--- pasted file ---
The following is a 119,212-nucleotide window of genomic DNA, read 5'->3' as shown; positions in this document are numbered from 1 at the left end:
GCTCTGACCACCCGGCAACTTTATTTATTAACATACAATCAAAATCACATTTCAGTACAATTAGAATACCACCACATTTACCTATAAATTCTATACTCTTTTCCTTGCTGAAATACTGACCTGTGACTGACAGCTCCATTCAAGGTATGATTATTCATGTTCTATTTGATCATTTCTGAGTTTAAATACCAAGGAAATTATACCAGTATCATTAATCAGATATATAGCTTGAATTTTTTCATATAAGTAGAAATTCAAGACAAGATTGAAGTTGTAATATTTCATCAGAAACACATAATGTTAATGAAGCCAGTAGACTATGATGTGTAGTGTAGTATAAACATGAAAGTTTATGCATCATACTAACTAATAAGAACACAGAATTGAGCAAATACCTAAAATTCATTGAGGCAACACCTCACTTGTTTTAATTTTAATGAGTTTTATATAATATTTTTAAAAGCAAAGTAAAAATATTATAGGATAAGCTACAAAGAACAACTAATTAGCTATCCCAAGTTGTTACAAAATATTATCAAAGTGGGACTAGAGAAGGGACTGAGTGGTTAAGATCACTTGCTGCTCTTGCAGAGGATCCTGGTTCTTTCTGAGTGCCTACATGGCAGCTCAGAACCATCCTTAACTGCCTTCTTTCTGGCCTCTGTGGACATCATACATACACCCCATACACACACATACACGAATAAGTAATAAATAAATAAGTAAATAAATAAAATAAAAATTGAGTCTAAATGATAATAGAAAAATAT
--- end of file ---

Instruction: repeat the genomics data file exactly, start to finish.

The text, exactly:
The following is a 119,212-nucleotide window of genomic DNA, read 5'->3' as shown; positions in this document are numbered from 1 at the left end:
GCTCTGACCACCCGGCAACTTTATTTATTAACATACAATCAAAATCACATTTCAGTACAATTAGAATACCACCACATTTACCTATAAATTCTATACTCTTTTCCTTGCTGAAATACTGACCTGTGACTGACAGCTCCATTCAAGGTATGATTATTCATGTTCTATTTGATCATTTCTGAGTTTAAATACCAAGGAAATTATACCAGTATCATTAATCAGATATATAGCTTGAATTTTTTCATATAAGTAGAAATTCAAGACAAGATTGAAGTTGTAATATTTCATCAGAAACACATAATGTTAATGAAGCCAGTAGACTATGATGTGTAGTGTAGTATAAACATGAAAGTTTATGCATCATACTAACTAATAAGAACACAGAATTGAGCAAATACCTAAAATTCATTGAGGCAACACCTCACTTGTTTTAATTTTAATGAGTTTTATATAATATTTTTAAAAGCAAAGTAAAAATATTATAGGATAAGCTACAAAGAACAACTAATTAGCTATCCCAAGTTGTTACAAAATATTATCAAAGTGGGACTAGAGAAGGGACTGAGTGGTTAAGATCACTTGCTGCTCTTGCAGAGGATCCTGGTTCTTTCTGAGTGCCTACATGGCAGCTCAGAACCATCCTTAACTGCCTTCTTTCTGGCCTCTGTGGACATCATACATACACCCCATACACACACATACACGAATAAGTAATAAATAAATAAGTAAATAAATAAAATAAAAATTGAGTCTAAATGATAATAGAAAAATAT